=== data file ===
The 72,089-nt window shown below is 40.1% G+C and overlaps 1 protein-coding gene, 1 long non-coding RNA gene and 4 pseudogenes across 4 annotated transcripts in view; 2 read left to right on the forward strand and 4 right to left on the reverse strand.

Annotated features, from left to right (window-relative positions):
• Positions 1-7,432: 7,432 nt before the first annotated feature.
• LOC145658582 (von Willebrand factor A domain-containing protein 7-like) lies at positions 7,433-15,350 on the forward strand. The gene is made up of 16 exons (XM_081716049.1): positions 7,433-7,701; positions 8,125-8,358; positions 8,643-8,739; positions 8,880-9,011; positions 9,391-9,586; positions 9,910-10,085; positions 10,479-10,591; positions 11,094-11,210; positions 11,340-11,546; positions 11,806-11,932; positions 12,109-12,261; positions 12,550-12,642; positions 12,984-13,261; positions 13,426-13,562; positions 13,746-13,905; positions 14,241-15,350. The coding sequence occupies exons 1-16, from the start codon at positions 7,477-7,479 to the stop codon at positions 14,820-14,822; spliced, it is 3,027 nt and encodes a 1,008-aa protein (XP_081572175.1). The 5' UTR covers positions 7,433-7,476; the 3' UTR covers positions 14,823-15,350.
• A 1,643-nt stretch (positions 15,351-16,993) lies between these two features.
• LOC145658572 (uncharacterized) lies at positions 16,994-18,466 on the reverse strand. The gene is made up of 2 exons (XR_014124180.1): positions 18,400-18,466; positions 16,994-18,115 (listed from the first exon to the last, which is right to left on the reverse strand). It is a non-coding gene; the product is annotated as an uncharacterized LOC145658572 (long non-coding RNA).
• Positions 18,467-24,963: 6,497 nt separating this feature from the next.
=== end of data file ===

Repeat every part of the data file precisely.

The 72,089-nt window shown below is 40.1% G+C and overlaps 1 protein-coding gene, 1 long non-coding RNA gene and 4 pseudogenes across 4 annotated transcripts in view; 2 read left to right on the forward strand and 4 right to left on the reverse strand.

Annotated features, from left to right (window-relative positions):
• Positions 1-7,432: 7,432 nt before the first annotated feature.
• LOC145658582 (von Willebrand factor A domain-containing protein 7-like) lies at positions 7,433-15,350 on the forward strand. The gene is made up of 16 exons (XM_081716049.1): positions 7,433-7,701; positions 8,125-8,358; positions 8,643-8,739; positions 8,880-9,011; positions 9,391-9,586; positions 9,910-10,085; positions 10,479-10,591; positions 11,094-11,210; positions 11,340-11,546; positions 11,806-11,932; positions 12,109-12,261; positions 12,550-12,642; positions 12,984-13,261; positions 13,426-13,562; positions 13,746-13,905; positions 14,241-15,350. The coding sequence occupies exons 1-16, from the start codon at positions 7,477-7,479 to the stop codon at positions 14,820-14,822; spliced, it is 3,027 nt and encodes a 1,008-aa protein (XP_081572175.1). The 5' UTR covers positions 7,433-7,476; the 3' UTR covers positions 14,823-15,350.
• A 1,643-nt stretch (positions 15,351-16,993) lies between these two features.
• LOC145658572 (uncharacterized) lies at positions 16,994-18,466 on the reverse strand. The gene is made up of 2 exons (XR_014124180.1): positions 18,400-18,466; positions 16,994-18,115 (listed from the first exon to the last, which is right to left on the reverse strand). It is a non-coding gene; the product is annotated as an uncharacterized LOC145658572 (long non-coding RNA).
• Positions 18,467-24,963: 6,497 nt separating this feature from the next.